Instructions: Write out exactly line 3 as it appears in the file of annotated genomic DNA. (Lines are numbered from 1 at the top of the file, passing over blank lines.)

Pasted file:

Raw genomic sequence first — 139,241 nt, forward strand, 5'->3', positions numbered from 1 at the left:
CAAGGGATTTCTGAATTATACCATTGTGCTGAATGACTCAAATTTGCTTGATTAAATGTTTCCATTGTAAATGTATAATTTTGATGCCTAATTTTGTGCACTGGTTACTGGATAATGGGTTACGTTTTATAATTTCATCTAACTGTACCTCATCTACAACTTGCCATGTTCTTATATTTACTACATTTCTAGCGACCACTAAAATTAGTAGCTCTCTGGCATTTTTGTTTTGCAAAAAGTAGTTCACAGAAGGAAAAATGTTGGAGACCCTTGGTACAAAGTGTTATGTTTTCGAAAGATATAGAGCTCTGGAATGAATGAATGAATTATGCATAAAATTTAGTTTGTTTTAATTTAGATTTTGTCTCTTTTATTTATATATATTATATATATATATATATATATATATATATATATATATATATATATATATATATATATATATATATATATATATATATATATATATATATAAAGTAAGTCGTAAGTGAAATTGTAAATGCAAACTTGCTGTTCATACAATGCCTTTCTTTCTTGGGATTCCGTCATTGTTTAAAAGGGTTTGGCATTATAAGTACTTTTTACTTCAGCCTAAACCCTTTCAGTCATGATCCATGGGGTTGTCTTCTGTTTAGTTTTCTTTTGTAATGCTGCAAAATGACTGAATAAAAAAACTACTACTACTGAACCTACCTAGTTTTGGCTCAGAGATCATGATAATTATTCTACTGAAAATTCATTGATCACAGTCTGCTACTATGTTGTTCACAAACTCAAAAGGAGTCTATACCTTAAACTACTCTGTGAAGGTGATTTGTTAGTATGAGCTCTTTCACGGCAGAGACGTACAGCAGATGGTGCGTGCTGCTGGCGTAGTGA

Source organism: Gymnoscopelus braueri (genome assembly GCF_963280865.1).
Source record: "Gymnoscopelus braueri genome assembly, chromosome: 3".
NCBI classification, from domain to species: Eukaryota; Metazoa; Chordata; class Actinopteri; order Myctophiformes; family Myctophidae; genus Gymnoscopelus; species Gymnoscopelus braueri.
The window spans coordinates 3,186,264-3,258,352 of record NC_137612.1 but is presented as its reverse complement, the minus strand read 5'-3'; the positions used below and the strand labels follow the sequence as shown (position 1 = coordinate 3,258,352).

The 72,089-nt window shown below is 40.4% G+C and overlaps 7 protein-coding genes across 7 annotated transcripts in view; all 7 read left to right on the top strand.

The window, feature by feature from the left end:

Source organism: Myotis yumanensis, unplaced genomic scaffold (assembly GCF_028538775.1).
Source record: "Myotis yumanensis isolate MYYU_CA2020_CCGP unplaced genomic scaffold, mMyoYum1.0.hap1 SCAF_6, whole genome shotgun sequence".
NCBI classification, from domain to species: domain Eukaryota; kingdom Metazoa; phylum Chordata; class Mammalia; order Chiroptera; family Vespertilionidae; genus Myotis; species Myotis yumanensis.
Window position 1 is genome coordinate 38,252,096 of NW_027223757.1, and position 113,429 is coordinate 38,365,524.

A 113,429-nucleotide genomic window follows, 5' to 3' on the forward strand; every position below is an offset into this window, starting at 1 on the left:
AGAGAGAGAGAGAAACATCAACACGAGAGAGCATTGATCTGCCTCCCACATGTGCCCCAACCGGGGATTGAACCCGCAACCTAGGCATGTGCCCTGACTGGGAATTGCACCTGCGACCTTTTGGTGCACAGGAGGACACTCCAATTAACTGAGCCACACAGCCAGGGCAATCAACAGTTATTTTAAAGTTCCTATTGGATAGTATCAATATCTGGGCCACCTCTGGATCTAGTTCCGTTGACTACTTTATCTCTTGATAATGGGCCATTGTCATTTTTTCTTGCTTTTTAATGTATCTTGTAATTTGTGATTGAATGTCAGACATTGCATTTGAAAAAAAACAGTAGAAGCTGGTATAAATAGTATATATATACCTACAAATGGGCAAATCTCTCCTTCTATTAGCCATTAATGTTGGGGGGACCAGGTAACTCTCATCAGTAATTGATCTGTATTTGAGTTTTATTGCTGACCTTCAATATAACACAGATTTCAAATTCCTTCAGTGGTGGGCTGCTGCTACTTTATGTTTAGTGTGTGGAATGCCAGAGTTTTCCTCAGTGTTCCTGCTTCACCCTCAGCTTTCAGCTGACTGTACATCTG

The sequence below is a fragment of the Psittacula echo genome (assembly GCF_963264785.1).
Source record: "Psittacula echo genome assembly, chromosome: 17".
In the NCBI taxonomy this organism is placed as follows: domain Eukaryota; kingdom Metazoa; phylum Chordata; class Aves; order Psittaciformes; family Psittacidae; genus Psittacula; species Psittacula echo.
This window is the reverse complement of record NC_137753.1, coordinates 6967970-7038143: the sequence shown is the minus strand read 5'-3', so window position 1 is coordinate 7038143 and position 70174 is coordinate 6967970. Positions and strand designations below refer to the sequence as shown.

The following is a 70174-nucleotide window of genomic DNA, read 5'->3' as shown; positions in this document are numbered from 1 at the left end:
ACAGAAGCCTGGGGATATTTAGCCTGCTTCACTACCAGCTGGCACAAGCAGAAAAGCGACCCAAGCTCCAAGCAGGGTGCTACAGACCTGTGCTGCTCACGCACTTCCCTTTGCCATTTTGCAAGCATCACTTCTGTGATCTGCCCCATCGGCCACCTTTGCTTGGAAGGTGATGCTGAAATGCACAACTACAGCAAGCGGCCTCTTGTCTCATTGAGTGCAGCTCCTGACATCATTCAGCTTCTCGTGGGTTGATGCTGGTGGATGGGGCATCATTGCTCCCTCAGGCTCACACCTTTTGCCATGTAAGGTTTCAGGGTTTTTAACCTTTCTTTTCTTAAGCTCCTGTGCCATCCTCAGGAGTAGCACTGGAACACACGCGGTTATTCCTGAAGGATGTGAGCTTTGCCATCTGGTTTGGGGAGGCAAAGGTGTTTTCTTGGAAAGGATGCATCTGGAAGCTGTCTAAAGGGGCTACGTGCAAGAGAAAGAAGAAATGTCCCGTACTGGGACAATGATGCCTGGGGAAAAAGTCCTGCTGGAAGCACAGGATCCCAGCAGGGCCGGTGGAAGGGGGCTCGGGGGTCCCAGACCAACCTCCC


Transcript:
Source organism: Gymnoscopelus braueri (genome assembly GCF_963280865.1).